Those diagnosed with strabismus have mis-aligned eyes, due to lack of coordination between the extraocular muscles. This can lead to improper double vision. Our ophthalmologist here can help correct this with a combination of eyeglasses, vision therapy and surgery.
What is Strabismus?
Strabismus is used to describe the disorder where the eyes do not line up together in the same direction. Six different muscles surround the eye and work together to ensure both eyes can focus on the same object. In someone with strabismus, these muscles do not work together. As a result, one eye looks at one object, while the other eye turns in a different direction and is focused on another object. The squinting eye can turn inwards (convergent), outwards (divergent), up or down. When squinting occurs, two different images are sent to the brain, one from each eye. This confuses the brain, and the brain may learn to ignore the image from the weaker eye. Someone with strabismus may also experience difficulty with depth perception.
Types of squints:
The most common types of squint are as follows:
- Infantile squint – This type of squint occurs within the first few months of life.
- Accommodative squint – This occurs in children who are long sighted. The eyes can focus very hard to overcome the long sight, but as a result the eye over converges (turns in) and a squint develops. The age of onset for this type of squint varies from 2-6yrs.
- Abnormal vision – If your child has reduced vision in one or both eyes a squint can develop.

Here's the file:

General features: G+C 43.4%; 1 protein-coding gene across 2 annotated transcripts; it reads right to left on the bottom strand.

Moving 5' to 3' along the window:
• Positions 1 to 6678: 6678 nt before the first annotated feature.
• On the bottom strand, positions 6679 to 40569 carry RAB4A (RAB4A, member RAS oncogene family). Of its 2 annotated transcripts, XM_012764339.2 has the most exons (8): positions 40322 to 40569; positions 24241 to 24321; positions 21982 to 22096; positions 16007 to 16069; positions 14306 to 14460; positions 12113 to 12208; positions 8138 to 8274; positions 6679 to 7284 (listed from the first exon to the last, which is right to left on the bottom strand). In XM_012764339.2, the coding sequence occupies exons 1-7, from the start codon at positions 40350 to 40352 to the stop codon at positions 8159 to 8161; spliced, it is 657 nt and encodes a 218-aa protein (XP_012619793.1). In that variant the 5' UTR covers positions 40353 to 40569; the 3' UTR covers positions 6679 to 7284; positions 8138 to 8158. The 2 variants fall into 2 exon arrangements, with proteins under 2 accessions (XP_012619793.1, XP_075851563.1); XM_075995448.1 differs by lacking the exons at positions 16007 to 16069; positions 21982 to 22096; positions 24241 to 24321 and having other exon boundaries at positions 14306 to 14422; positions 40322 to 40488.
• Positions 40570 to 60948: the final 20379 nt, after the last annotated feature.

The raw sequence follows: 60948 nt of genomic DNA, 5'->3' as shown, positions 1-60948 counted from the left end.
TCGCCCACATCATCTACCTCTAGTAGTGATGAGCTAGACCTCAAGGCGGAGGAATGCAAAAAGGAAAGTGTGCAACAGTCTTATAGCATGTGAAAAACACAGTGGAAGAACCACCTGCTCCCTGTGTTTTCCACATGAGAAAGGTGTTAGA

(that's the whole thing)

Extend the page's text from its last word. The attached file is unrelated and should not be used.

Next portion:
- Illness – Sometimes squints become obvious after a childhood illness e.g. chicken pox or measles. This is rarely the cause but the poor general health has reduced the ability to control the eyes and the result is a squint.
Strabismus can also be seen in adults when there is presence of other disorders such as, brain & nerve disorder, diabetes, injuries to eye and tumor in the eye or brain.
What are the implications of a squint?
Amblyopia (lazy eye) – If a child develops a squint he/she ‘switches off’ the eye that turns to avoid experiencing improper double vision. If left untreated the vision can deteriorate and result in amblyopia, also known as lazy eye.
What treatment might my child need?
Glasses – This is first step in treating strabismus. The glasses should be worn all the time to treat the vision and the squint. Sometimes the glasses will straighten or reduce the squint, specially in the case of accommodative squint.
Patching – The level of vision is tested at each visit. If the vision in the squinting eye becomes amblyopic (lazy), you will be advised to patch the good eye to encourage the squinting eye to work. Patching must be done in the first seven years of life while the eyes are still developing. The earlier the patching is started the better the result. While the child is patched the lazy eye will appear straight; this is because the eye is being forced to do more work. This is not treating the ‘turn’ but ensuring that the vision is developing normally in the squinting eye. The eye is likely to return to the turned position when the patch is removed.
Exercises – There are a few squints in older children that respond to exercises to improve the control.
Surgery – If the eyes still do not move correctly, you may be advised that surgery is the best treatment for your child. This will help re-align the eyes, improving the control of the squint and improve the cosmetic appearance of the squint.